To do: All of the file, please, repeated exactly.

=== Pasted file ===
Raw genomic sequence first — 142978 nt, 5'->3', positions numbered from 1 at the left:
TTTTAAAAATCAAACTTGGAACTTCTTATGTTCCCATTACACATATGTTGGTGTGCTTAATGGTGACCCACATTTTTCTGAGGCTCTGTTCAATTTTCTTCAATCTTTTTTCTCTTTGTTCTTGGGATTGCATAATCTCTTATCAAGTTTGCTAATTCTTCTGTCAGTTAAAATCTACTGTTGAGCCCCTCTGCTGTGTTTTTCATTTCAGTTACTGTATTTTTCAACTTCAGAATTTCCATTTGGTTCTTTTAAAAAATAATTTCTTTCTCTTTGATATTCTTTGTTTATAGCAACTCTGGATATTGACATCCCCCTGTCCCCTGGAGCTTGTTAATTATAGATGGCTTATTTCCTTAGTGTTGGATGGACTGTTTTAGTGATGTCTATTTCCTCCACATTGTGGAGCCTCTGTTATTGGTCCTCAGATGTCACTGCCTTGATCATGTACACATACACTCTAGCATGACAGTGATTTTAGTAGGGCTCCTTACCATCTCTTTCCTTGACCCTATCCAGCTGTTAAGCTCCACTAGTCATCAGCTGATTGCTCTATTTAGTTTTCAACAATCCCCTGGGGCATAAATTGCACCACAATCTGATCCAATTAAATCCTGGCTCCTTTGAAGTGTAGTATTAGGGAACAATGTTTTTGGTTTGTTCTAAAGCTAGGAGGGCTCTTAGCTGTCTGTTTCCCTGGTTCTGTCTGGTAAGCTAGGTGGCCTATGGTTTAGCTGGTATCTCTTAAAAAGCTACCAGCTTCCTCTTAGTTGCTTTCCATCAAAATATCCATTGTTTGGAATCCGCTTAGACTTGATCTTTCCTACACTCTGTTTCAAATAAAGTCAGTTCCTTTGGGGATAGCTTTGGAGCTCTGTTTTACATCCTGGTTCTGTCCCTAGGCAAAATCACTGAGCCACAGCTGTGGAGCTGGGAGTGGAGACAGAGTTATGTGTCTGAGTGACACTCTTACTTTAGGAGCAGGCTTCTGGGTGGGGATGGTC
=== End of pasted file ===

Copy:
Raw genomic sequence first — 142978 nt, 5'->3', positions numbered from 1 at the left:
TTTTAAAAATCAAACTTGGAACTTCTTATGTTCCCATTACACATATGTTGGTGTGCTTAATGGTGACCCACATTTTTCTGAGGCTCTGTTCAATTTTCTTCAATCTTTTTTCTCTTTGTTCTTGGGATTGCATAATCTCTTATCAAGTTTGCTAATTCTTCTGTCAGTTAAAATCTACTGTTGAGCCCCTCTGCTGTGTTTTTCATTTCAGTTACTGTATTTTTCAACTTCAGAATTTCCATTTGGTTCTTTTAAAAAATAATTTCTTTCTCTTTGATATTCTTTGTTTATAGCAACTCTGGATATTGACATCCCCCTGTCCCCTGGAGCTTGTTAATTATAGATGGCTTATTTCCTTAGTGTTGGATGGACTGTTTTAGTGATGTCTATTTCCTCCACATTGTGGAGCCTCTGTTATTGGTCCTCAGATGTCACTGCCTTGATCATGTACACATACACTCTAGCATGACAGTGATTTTAGTAGGGCTCCTTACCATCTCTTTCCTTGACCCTATCCAGCTGTTAAGCTCCACTAGTCATCAGCTGATTGCTCTATTTAGTTTTCAACAATCCCCTGGGGCATAAATTGCACCACAATCTGATCCAATTAAATCCTGGCTCCTTTGAAGTGTAGTATTAGGGAACAATGTTTTTGGTTTGTTCTAAAGCTAGGAGGGCTCTTAGCTGTCTGTTTCCCTGGTTCTGTCTGGTAAGCTAGGTGGCCTATGGTTTAGCTGGTATCTCTTAAAAAGCTACCAGCTTCCTCTTAGTTGCTTTCCATCAAAATATCCATTGTTTGGAATCCGCTTAGACTTGATCTTTCCTACACTCTGTTTCAAATAAAGTCAGTTCCTTTGGGGATAGCTTTGGAGCTCTGTTTTACATCCTGGTTCTGTCCCTAGGCAAAATCACTGAGCCACAGCTGTGGAGCTGGGAGTGGAGACAGAGTTATGTGTCTGAGTGACACTCTTACTTTAGGAGCAGGCTTCTGGGTGGGGATGGTC